Vessels sailing under Guatemala Country Flag are required to have on board this flag as part of flag state requirements that derive from maritime regulations in the International Code of Signals and the International Safety Management (ISM) Code. These codes are published by the International Maritime Organization (IMO) as an ongoing effort to reinforce maritime safety procedures and communications to the international maritime community. Fleet management companies and ship owners are responsible to ensure that each vessel in their respective fleets have the appropriate flag signage onboard to be in compliance. This flag is used to identify the flag state a vessel is sailing under and to communicate with other vessels under the provisions of the International Code of Signals.
The Flag of Guatemala, formally adopted in 1997, is represented by three equal horizontal bars of light blue, white and light blue, respectively from the pole. When used for civil purposes, the flag does not contain the National Emblem of Guatemala. For all other uses, the emblem sits centered on the flag. The Emblem consists of a wreath of bay laurel branches. Within the wreath is the National Bird of Guatemala, the Resplendent Quetzal, who sits atop a scroll reading, "LIBERTAD 15 DE SEPTIEMBRE DE 1821". Two crossed swords and two crossed Remington rifles stand behind the scene. The flag should never be flown if it is damaged, and should be replaced if it is. It should never touch the ground and must be treated with reverence. The Guatemala Country Flag should be hoisted quickly and lowered with reverence. It may be hoisted full away, then lowered to half mast during times of mourning. Flying it upside down denotes severe distress, but it should never be flown in a way other than upright and fully raised unless specific conditions exist.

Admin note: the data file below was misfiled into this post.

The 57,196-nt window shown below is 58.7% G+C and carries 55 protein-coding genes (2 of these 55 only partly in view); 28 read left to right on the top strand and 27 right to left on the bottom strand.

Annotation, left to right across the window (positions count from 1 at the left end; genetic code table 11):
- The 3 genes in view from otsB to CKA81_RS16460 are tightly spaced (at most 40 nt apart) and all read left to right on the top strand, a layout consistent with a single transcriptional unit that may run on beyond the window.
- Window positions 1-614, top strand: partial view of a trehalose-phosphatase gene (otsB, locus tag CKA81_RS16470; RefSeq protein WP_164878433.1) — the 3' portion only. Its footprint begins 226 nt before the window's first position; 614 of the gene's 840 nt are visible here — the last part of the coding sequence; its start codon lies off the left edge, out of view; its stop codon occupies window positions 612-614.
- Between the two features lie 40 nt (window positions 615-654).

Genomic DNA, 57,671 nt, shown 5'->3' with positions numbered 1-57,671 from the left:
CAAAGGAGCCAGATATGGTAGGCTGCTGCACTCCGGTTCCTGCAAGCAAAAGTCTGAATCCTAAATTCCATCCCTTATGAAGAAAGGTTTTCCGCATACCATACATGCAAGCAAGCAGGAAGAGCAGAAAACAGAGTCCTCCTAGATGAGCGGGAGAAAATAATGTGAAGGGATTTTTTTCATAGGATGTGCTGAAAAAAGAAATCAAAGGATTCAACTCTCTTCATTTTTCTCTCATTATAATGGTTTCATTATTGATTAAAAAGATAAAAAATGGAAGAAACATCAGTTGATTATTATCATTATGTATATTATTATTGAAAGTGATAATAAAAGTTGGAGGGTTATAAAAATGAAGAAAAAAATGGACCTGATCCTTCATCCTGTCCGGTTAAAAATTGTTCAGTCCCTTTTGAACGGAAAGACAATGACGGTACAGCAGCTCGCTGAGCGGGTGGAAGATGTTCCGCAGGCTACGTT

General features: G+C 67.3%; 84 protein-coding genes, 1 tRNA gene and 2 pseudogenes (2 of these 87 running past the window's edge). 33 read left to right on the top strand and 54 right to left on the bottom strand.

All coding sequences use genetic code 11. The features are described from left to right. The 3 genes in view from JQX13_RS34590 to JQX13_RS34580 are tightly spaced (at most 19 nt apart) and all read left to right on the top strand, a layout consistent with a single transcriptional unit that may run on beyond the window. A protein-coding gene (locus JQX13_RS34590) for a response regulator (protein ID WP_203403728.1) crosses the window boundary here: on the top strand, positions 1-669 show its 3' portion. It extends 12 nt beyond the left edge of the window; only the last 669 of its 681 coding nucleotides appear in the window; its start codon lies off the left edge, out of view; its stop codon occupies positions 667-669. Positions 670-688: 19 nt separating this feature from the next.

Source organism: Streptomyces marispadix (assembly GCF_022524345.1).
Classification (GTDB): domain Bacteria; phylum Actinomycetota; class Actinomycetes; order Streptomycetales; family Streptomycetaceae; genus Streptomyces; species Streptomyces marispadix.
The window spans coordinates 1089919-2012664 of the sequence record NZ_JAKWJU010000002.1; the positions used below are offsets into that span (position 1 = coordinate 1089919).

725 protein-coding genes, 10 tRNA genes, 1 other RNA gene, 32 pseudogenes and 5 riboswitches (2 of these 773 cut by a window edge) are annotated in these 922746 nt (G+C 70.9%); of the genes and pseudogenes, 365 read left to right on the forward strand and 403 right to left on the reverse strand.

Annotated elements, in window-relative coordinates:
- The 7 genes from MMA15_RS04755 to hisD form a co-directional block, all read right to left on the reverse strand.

Having trouble finding a flag are looking for? E-mail our team at email@example.com for information on our flag collection!